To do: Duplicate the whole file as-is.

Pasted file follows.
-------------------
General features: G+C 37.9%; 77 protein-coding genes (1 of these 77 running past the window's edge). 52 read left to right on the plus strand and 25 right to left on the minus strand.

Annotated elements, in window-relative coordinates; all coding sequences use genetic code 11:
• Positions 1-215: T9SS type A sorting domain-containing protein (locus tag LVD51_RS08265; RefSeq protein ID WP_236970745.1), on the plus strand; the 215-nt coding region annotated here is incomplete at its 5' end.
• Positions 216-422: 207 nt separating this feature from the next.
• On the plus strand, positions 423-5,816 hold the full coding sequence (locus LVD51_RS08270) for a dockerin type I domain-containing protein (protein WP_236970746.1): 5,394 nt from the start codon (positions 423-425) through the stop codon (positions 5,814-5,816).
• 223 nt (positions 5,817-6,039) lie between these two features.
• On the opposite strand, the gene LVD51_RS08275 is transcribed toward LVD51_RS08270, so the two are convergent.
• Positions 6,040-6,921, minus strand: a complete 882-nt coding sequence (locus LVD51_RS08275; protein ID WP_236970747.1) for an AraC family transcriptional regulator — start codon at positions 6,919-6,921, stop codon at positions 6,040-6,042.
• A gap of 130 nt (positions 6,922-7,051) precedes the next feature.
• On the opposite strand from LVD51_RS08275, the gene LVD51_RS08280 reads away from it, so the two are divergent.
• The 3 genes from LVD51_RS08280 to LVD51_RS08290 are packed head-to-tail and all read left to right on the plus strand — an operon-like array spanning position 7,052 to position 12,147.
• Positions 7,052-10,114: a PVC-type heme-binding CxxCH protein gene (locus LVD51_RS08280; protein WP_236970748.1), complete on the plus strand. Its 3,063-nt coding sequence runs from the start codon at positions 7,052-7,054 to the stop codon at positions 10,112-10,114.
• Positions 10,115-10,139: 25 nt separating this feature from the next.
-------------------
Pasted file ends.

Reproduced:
General features: G+C 37.9%; 77 protein-coding genes (1 of these 77 running past the window's edge). 52 read left to right on the plus strand and 25 right to left on the minus strand.

Annotated elements, in window-relative coordinates; all coding sequences use genetic code 11:
• Positions 1-215: T9SS type A sorting domain-containing protein (locus tag LVD51_RS08265; RefSeq protein ID WP_236970745.1), on the plus strand; the 215-nt coding region annotated here is incomplete at its 5' end.
• Positions 216-422: 207 nt separating this feature from the next.
• On the plus strand, positions 423-5,816 hold the full coding sequence (locus LVD51_RS08270) for a dockerin type I domain-containing protein (protein WP_236970746.1): 5,394 nt from the start codon (positions 423-425) through the stop codon (positions 5,814-5,816).
• 223 nt (positions 5,817-6,039) lie between these two features.
• On the opposite strand, the gene LVD51_RS08275 is transcribed toward LVD51_RS08270, so the two are convergent.
• Positions 6,040-6,921, minus strand: a complete 882-nt coding sequence (locus LVD51_RS08275; protein ID WP_236970747.1) for an AraC family transcriptional regulator — start codon at positions 6,919-6,921, stop codon at positions 6,040-6,042.
• A gap of 130 nt (positions 6,922-7,051) precedes the next feature.
• On the opposite strand from LVD51_RS08275, the gene LVD51_RS08280 reads away from it, so the two are divergent.
• The 3 genes from LVD51_RS08280 to LVD51_RS08290 are packed head-to-tail and all read left to right on the plus strand — an operon-like array spanning position 7,052 to position 12,147.
• Positions 7,052-10,114: a PVC-type heme-binding CxxCH protein gene (locus LVD51_RS08280; protein WP_236970748.1), complete on the plus strand. Its 3,063-nt coding sequence runs from the start codon at positions 7,052-7,054 to the stop codon at positions 10,112-10,114.
• Positions 10,115-10,139: 25 nt separating this feature from the next.